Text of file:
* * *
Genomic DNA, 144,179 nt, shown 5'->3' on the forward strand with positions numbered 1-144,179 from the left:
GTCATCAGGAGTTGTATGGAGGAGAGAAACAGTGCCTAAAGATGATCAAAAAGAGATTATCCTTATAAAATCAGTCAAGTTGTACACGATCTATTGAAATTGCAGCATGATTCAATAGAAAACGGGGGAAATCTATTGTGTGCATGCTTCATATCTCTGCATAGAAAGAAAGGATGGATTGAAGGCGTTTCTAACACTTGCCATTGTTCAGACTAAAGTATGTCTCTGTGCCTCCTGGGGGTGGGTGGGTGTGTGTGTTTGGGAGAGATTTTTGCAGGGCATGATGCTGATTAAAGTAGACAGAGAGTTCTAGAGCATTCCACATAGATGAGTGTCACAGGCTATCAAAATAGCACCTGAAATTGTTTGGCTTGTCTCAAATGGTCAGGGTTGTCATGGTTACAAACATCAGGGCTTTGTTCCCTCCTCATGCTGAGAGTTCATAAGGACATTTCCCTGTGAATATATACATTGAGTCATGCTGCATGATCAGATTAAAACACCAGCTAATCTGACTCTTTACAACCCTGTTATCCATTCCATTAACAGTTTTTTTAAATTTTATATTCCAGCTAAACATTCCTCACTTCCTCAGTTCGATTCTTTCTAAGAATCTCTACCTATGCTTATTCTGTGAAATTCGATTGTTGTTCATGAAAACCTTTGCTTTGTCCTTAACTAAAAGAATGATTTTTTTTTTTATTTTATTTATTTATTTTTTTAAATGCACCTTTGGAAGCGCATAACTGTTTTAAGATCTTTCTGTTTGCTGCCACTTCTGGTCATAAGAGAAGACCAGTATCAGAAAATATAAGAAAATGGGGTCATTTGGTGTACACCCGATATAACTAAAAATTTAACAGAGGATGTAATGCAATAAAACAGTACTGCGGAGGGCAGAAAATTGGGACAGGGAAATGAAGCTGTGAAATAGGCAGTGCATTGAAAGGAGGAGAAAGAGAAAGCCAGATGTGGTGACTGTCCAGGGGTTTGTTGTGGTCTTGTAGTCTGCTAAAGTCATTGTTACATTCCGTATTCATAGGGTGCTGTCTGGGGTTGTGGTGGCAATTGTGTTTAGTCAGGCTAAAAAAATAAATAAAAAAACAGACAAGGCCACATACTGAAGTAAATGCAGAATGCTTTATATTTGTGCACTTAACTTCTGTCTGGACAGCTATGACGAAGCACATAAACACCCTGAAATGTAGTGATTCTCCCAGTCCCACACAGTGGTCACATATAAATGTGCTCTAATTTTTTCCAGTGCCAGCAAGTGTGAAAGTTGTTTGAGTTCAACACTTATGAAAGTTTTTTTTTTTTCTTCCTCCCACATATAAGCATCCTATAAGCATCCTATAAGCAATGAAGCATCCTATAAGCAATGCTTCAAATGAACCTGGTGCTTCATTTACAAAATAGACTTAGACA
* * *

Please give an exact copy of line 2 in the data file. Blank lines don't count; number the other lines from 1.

GTCATCAGGAGTTGTATGGAGGAGAGAAACAGTGCCTAAAGATGATCAAAAAGAGATTATCCTTATAAAATCAGTCAAGTTGTACACGATCTATTGAAATTGCAGCATGATTCAATAGAAAACGGGGGAAATCTATTGTGTGCATGCTTCATATCTCTGCATAGAAAGAAAGGATGGATTGAAGGCGTTTCTAACACTTGCCATTGTTCAGACTAAAGTATGTCTCTGTGCCTCCTGGGGGTGGGTGGGTGTGTGTGTTTGGGAGAGATTTTTGCAGGGCATGATGCTGATTAAAGTAGACAGAGAGTTCTAGAGCATTCCACATAGATGAGTGTCACAGGCTATCAAAATAGCACCTGAAATTGTTTGGCTTGTCTCAAATGGTCAGGGTTGTCATGGTTACAAACATCAGGGCTTTGTTCCCTCCTCATGCTGAGAGTTCATAAGGACATTTCCCTGTGAATATATACATTGAGTCATGCTGCATGATCAGATTAAAACACCAGCTAATCTGACTCTTTACAACCCTGTTATCCATTCCATTAACAGTTTTTTTAAATTTTATATTCCAGCTAAACATTCCTCACTTCCTCAGTTCGATTCTTTCTAAGAATCTCTACCTATGCTTATTCTGTGAAATTCGATTGTTGTTCATGAAAACCTTTGCTTTGTCCTTAACTAAAAGAATGATTTTTTTTTTTATTTTATTTATTTATTTTTTTAAATGCACCTTTGGAAGCGCATAACTGTTTTAAGATCTTTCTGTTTGCTGCCACTTCTGGTCATAAGAGAAGACCAGTATCAGAAAATATAAGAAAATGGGGTCATTTGGTGTACACCCGATATAACTAAAAATTTAACAGAGGATGTAATGCAATAAAACAGTACTGCGGAGGGCAGAAAATTGGGACAGGGAAATGAAGCTGTGAAATAGGCAGTGCATTGAAAGGAGGAGAAAGAGAAAGCCAGATGTGGTGACTGTCCAGGGGTTTGTTGTGGTCTTGTAGTCTGCTAAAGTCATTGTTACATTCCGTATTCATAGGGTGCTGTCTGGGGTTGTGGTGGCAATTGTGTTTAGTCAGGCTAAAAAAATAAATAAAAAAACAGACAAGGCCACATACTGAAGTAAATGCAGAATGCTTTATATTTGTGCACTTAACTTCTGTCTGGACAGCTATGACGAAGCACATAAACACCCTGAAATGTAGTGATTCTCCCAGTCCCACACAGTGGTCACATATAAATGTGCTCTAATTTTTTCCAGTGCCAGCAAGTGTGAAAGTTGTTTGAGTTCAACACTTATGAAAGTTTTTTTTTTTTCTTCCTCCCACATATAAGCATCCTATAAGCATCCTATAAGCAATGAAGCATCCTATAAGCAATGCTTCAAATGAACCTGGTGCTTCATTTACAAAATAGACTTAGACA